The study, which was the first randomized large scale clinical trial using a medication for the treatment of prescription opioid abuse, also showed that the addition of intensive opioid dependence counseling provided no added benefit.

"The study suggests that patients addicted to prescription opioid painkillers can be effectively treated in primary care settings using Suboxone," said NIDA Director Nora D. Volkow, M.D. "However, once the medication was discontinued, patients had a high rate of relapse — so, more research is needed to determine how to sustain recovery among patients addicted to opioid medications."

Pain medications are beneficial when used as prescribed, but they have significant abuse liability, especially when taken for non-medical reasons. This study examined whether the FDA-approved medication Suboxone could help combat this growing problem.

Suboxone is a combination of buprenorphine to reduce opioid craving plus naloxone, which causes withdrawal symptoms in someone addicted to opioids if Suboxone were taken by a route other than orally, as prescribed. This combination was specifically designed to prevent abuse and diversion of buprenorphine and was one of the first to be eligible for prescribing under the Drug Addiction Treatment Act, which permits specially trained physicians to prescribe certain FDA approved medications for the treatment of opioid addiction.

According to the Substance Abuse and Mental Health Services Administration's National Survey on Drug Use and Health, an estimated 1.9 million people in the United States meet abuse or dependence criteria for prescription pain relievers. In addition, the Centers for Disease Control and Prevention report that annually, more people die from prescription painkiller overdoses than from heroin and cocaine combined.

Suboxone just prevents withdrawal symptoms. It does nothing to help a person stop craving the high of opiate abuse, or desiring the oblivion of the opiate euphoria. The only way to stop the desire to abuse drugs is with honest and effective drug rehabilitation.


According to market research firm Wolters Kluwer, in 2011, sales of Suboxone in the U.S. exceeded $1.3 billion dollars and continues to steadily grow.

  
Dangers of Using Suboxone

There is no major risk of overdose for people who take Suboxone for medium-to-long-term maintenance, as long as the drug is used as prescribed. The problem with treating an opiate addiction with an opiate is that patients must then be weaned from the replacement drug.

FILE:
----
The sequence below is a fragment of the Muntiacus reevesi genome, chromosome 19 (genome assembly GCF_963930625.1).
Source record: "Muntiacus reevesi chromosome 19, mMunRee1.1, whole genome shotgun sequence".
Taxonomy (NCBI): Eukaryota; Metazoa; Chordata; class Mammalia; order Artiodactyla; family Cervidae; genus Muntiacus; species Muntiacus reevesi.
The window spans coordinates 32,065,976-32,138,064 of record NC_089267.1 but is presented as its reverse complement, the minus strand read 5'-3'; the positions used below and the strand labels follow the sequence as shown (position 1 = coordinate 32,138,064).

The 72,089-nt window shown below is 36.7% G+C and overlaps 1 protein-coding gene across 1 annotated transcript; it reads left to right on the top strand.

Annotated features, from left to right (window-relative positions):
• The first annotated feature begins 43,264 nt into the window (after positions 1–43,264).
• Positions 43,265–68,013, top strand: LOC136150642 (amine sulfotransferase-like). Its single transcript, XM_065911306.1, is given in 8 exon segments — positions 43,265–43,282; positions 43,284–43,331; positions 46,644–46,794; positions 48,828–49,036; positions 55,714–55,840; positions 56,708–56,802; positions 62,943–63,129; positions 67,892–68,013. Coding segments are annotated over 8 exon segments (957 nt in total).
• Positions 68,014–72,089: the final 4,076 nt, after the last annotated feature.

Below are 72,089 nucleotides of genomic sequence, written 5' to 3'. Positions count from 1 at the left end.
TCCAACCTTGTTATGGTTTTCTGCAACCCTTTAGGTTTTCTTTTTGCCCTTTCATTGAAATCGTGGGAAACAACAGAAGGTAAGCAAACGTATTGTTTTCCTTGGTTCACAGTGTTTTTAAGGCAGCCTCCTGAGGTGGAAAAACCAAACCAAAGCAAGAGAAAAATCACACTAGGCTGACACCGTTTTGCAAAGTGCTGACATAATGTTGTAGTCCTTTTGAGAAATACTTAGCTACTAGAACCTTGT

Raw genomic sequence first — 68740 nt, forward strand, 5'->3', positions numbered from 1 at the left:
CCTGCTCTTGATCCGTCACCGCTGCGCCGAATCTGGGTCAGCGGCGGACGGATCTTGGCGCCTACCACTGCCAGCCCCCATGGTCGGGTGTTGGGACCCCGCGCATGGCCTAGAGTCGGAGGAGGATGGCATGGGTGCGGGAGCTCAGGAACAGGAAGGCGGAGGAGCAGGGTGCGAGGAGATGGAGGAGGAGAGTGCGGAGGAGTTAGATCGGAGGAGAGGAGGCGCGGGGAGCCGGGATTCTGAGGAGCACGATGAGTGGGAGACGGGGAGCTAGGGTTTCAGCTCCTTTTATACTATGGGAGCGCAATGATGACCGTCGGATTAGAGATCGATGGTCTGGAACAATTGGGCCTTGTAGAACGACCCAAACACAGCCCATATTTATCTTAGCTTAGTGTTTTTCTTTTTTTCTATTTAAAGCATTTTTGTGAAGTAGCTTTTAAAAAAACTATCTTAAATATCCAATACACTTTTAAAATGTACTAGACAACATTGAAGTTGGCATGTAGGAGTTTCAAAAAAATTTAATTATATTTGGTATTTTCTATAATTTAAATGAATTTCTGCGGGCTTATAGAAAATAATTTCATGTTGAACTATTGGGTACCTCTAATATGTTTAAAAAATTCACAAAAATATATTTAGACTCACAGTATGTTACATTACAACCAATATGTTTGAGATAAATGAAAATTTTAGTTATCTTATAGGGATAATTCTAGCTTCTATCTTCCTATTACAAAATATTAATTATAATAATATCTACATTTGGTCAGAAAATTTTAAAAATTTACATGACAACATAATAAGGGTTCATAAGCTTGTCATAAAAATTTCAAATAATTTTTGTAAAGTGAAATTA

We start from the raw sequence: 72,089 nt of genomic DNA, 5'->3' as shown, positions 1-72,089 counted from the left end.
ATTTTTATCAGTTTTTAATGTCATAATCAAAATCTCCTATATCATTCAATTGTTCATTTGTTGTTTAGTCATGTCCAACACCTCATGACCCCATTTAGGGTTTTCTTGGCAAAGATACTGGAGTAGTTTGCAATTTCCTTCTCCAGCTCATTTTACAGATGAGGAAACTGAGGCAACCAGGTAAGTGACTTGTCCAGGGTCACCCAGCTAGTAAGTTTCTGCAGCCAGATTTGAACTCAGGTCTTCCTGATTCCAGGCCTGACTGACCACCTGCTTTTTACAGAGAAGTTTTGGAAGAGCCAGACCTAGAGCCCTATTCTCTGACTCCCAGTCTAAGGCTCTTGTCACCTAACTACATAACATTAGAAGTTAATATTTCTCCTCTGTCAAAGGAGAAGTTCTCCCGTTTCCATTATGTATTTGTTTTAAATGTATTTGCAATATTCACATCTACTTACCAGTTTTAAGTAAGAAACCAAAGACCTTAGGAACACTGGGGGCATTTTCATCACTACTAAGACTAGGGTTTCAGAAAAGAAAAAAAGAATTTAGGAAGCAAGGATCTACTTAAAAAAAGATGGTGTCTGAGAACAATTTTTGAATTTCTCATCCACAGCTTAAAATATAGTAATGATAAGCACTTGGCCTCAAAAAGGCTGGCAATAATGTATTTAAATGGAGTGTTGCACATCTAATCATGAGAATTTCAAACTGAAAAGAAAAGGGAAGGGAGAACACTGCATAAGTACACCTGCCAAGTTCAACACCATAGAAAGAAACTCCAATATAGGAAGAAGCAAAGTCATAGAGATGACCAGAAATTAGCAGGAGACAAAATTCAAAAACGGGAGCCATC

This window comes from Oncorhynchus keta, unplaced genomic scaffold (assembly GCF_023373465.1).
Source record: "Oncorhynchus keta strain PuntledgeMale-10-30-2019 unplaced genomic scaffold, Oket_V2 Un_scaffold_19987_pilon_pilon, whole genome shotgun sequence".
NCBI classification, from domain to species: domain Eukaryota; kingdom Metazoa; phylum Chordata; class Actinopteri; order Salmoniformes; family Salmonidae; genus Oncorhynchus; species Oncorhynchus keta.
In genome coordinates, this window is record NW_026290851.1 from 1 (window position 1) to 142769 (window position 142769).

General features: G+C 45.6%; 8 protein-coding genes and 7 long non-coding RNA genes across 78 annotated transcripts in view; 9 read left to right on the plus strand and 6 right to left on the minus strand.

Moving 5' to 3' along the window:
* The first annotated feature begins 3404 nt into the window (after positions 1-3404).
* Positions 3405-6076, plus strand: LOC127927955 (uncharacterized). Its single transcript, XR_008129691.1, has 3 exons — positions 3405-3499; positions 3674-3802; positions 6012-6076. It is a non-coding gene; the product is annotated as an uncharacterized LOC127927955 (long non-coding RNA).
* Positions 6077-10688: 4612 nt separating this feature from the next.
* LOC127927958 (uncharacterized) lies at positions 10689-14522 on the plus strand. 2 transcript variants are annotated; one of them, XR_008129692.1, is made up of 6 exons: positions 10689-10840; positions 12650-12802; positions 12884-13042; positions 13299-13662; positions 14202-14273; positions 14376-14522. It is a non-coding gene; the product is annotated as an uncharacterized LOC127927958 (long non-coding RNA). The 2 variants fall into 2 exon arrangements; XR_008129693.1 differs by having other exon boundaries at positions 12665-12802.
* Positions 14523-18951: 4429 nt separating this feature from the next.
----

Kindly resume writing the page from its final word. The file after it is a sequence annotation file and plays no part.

Research continues into the use, effectiveness and dangers associated with Suboxone as deaths have been reported in patients using the drug. These deaths are generally the result of improper or illegal use of the drug. But, the risk of severe negative effects, including overdose, is higher if the patient does not receive enough buprenorphine and continues to take other drugs.

Suboxone overdose can be fatal, particularly if the patient injects this drug while also taking sedatives, tranquilizers or alcohol. Unconsciousness, severe respiratory depression and death can occur. Life-threatening overdose also can result from taking excessive amounts of Suboxone orally or combining oral Suboxone with alcohol, sedatives, tranquilizers, certain antidepressants and other opioid medications.

Opponents argue that it should have been more controlled and blame the FDA and the NIDA for allowing it to emerge on the streets. The system is imperfect, however, and any drug, no matter the control, can still get into the wrong hands and be used improperly.


 Suboxone Abuse

The editors of CESAR FAX, a weekly update on substance abuse research, wrote, "While research indicates that buprenorphine is an effective drug for treating opioid dependence, we feel that the potential for its nonmedical use and related unintended consequences may be going unnoticed."

As buprenorphine is more widely prescribed, there may be increasing problems with diversion and misuse.

In the study, researchers at Brown University analyzed patterns of buprenorphine abuse by intravenous (IV) and non-IV opioid users in Providence, Rhode Island.  They found that about three-fourths of these opioid users were obtaining buprenorphine-containing medications illicitly.

(Wolters Kluwer. Journal of Addiction Medicine.2012)